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  • Writer's pictureGayatree Dipchan

A place to Start

Last week I completed a soft skills psychometric test, a product I wish to potentially use with clients. The great news is that I’m 97% suited for my role as a psychologist and 88% suited as a professional life coach.

When I did the test I scored a flat out 0/10 on individualism and that really did throw me off. For one, I couldn't immediately differentiate between individuality and individualism as my brain only saw the word 'individual' and secondly it set me on a journey of figuring out if that was a good or bad score. Maybe this is something I want to work on? I’m still figuring it out, but in the last few days with all the reading and reviewing my test scores, I realised something truly important.

It is very very easy to judge ourselves and box ourselves into categories on the interpretation of psychometric tests.

First of all there is a massive difference between individuality and individualism. Individualism looks at how we view our needs in relation to others in society. Whereas individuality is a character quality or trait of a person that makes them unique from others.

So why am I choosing to find a psychometric test to engage with clients? My belief is that sometimes we need to know where to start. It should encourage growth and evolving skill sets to compliment and enhance our choices.

For clients who have experienced traumatic events in their lives, it is sometimes very difficult to imagine the life you had prior to the incident. This is what happened to me. My fear took over for many years and I spent more time preferring to be hidden in shadows or blended in with the crowds. Safety came from not standing out. I recall the uncertainty of "What do I do now?". "Is my training enough to continue working with vulnerable populations?" At this time I was already doing the therapy, but I needed new skills to continue the work I was passionate about.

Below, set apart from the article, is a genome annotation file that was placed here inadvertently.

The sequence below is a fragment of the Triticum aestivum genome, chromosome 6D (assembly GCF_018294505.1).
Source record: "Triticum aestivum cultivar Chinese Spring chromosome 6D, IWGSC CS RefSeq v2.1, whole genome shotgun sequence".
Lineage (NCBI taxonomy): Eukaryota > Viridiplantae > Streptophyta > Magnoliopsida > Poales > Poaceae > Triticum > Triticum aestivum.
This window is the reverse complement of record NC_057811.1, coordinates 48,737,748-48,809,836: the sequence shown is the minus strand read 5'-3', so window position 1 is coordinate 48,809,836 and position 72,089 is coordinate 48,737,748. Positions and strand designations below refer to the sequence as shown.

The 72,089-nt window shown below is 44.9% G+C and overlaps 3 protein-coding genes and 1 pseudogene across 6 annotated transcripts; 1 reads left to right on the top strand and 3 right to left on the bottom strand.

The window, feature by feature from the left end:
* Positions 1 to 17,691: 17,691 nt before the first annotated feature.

Trauma in the midst of calm changes your life like a 5 minute tornado.

There is no expectation of such drastic change. If we live life in the expectation of receiving or experiencing hurt and pain, then we’re not living. You feel like you’re drowning and there is a frantic and overwhelming desire to grasp onto something that can give you stability. When you’ve done the therapy, there is a different you. I believe we walk out the other side of our experience stronger and with the desire to thrive despite the pain we’ve experienced.

This is where I believe the right tool should be available to help not only identify the strengths we already have but help us to work towards the skills we need to equip us to either continue on the path we initially set out on, or change directions to something better.

This psychometric testing tool I'm using is creating a benchmark for where I can begin to engage in the skills to enhance my professional outcomes. There is dynamic insight into my strengths and challenges but the largest advantage is the opportunity to engage learning new skills and learnings from a plethora of industry experts that's accessible with this product.

I'll let you know how it goes :)


For further reading on Individualism: Johnson, D.W. and Johnson, R.T. (2010). Individualism. In The Corsini Encyclopedia of Psychology (eds I.B. Weiner and W.E. Craighead).

This blog is based on my own experiences in my personal and professional life. It is not a review or critique of any psychometric tool used by mental health professionals and researchers.

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